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Who cares for Mumbai's dead?
Vijay Singh in Mumbai |
September 01, 2004 23:04 IST
Mumbai. In this city of more than 10 million people, life comes cheap. And the dead? Well, who's got time for them?
On Monday, rediff.com visited five hospitals run by the state government or the municipal corporation – Cooper, Bhagwati, Rajawadi, JJ and KEM – and counted 196 – yes, 196! – unclaimed corpses. Some had been lying in the dingy mortuaries for more than two months.
These five hospitals are where all unclaimed bodies in Mumbai end up, for only these hospitals have attached coroner's courts. The coroner is a public servant whose function is to make an inquest of any death thought to be from other than natural causes.
But shouldn't the unclaimed bodies be disposed of?
In theory, yes. But in practice there is a problem. Who will bear the cost – the hospital or the police?
Hospital authorities are clear that their role ends once the post-mortem is done and the report is handed over to the police station concerned. Once the police exhaust their efforts to trace a claimant, they are free to dispose it of.
"The police are fully responsible for an unclaimed body's disposal," insisted Dr Raja Marathe, medical officer at the Cooper Hospital. "We keep the body after post-mortem for a few days. If the police do not come forward to collect it, we send them reminders. But often they are reluctant to take the bodies away."
A top Mumbai police officer, who declined to be named, argued, "We are not in the picture. There is no rule that makes us responsible for the cremation of unclaimed bodies. It is the job of the hospital authorities."
So, there you are.
The problem is that there are no funds available for the disposal of unclaimed bodies – not with the police, nor with the hospitals. Some non-governmental organisations organise cremations/burials for unclaimed bodies periodically, but that is clearly not enough.
One police officer, who has spent his own money to get some corpses cremated, says he does it for his peace of mind. So do some of his colleagues.
Joint Commissioner of Police (Administration) P K Jain said the officers are reimbursed for the expenses incurred. But the officers complained that the procedure is so cumbersome that they would rather not get involved.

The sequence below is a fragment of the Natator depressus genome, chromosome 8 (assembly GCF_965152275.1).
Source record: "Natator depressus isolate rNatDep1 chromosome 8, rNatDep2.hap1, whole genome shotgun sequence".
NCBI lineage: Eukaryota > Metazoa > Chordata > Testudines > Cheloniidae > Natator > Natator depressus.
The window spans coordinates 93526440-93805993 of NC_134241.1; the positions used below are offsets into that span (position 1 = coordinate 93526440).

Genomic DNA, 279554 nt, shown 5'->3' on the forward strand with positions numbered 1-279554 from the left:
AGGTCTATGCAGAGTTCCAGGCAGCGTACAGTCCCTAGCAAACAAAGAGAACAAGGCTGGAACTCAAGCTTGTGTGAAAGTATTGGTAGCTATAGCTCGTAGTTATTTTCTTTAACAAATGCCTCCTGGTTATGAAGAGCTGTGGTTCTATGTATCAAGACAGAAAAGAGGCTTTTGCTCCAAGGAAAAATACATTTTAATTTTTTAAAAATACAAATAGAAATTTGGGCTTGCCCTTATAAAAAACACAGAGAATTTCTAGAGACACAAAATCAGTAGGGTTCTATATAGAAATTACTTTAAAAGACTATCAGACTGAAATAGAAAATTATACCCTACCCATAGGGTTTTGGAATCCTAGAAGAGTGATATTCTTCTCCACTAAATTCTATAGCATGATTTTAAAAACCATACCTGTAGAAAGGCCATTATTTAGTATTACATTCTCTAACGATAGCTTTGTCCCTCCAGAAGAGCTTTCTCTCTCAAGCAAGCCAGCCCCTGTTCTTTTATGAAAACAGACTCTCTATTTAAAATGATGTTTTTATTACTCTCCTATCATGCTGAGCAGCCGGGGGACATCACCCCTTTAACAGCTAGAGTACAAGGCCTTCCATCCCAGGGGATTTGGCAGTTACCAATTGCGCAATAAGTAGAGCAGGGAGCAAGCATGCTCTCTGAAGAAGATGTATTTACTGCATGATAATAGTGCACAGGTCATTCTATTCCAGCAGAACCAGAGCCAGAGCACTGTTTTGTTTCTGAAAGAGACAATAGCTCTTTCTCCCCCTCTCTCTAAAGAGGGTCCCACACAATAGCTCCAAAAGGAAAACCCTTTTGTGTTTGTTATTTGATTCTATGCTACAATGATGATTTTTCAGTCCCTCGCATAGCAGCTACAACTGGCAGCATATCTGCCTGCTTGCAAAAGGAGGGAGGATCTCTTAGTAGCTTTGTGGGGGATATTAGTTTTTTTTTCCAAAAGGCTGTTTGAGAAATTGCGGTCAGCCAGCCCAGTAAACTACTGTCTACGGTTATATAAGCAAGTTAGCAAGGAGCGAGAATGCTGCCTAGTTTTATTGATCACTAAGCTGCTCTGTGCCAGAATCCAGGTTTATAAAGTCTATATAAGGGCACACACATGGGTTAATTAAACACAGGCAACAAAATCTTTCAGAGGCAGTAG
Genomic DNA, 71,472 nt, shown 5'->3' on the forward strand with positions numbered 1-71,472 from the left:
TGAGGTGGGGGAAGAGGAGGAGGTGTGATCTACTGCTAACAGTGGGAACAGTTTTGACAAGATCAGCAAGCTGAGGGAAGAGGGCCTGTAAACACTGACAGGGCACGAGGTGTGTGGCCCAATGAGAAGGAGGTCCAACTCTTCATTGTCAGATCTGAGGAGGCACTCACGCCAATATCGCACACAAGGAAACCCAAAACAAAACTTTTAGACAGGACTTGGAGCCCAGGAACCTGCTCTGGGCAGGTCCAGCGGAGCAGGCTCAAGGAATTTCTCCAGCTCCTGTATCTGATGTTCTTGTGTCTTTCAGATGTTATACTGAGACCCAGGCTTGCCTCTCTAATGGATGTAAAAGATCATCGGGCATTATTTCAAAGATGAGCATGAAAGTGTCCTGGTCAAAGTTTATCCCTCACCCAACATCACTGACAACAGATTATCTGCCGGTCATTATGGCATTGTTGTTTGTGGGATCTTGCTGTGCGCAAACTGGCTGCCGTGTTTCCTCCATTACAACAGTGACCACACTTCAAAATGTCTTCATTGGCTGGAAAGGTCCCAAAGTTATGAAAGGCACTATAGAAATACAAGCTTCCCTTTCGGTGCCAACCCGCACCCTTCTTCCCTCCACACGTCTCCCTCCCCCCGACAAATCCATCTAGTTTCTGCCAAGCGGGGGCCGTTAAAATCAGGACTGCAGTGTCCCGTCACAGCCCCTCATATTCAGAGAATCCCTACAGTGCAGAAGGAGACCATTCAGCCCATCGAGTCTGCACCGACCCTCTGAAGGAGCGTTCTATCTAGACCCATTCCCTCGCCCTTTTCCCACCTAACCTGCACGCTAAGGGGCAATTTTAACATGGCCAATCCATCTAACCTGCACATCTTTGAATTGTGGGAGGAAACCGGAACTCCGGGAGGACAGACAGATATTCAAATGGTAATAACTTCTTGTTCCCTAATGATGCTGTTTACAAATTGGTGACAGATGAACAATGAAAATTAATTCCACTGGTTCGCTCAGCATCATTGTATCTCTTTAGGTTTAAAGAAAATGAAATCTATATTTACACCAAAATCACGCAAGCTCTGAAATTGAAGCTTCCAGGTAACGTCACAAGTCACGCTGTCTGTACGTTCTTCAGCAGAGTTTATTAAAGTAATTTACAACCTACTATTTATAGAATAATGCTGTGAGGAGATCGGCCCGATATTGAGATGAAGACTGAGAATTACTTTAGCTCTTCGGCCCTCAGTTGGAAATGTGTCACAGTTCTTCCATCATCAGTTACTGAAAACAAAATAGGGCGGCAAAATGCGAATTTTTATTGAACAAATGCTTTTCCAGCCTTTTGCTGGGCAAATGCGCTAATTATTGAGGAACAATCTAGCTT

Vicky Malhotra's body is awaiting cremation since January this year at the Cooper Hospital. His is one of those few corpses that have a name. Most of the others have no identity. Their religion is identified from the bodily marks and clothes and the last rites are organised accordingly. On Monday, there were 48 unclaimed corpses in the hospital's morgue.
Bhagwati Hospital in Borivli had 36 such corpses. Six of them are lying there since May, the mortuary staff said.
The morgue at the JJ Hospital has as many as 72 corpses. The oldest of them arrived on March 15, 2004. It was brought to the hospital from the Marine Drive police station.
The Rajawadi Hospital morgue still holds 40 corpses.
The only exception to this sorry rule seems to be the Mumbai Municipal Corporation-run KEM Hospital. Its morgue had just five unidentified corpses, most of them less than a month old.
So, what is their secret, you wonder?
Sources in the hospital said: "We remind the police every day about unclaimed bodies... If they do not respond, we force them to transfer the bodies to state government-run hospitals."
Out of sight, out of mind. Simple!
In a city where people live like rats in slums, not everyone can afford dignity in death.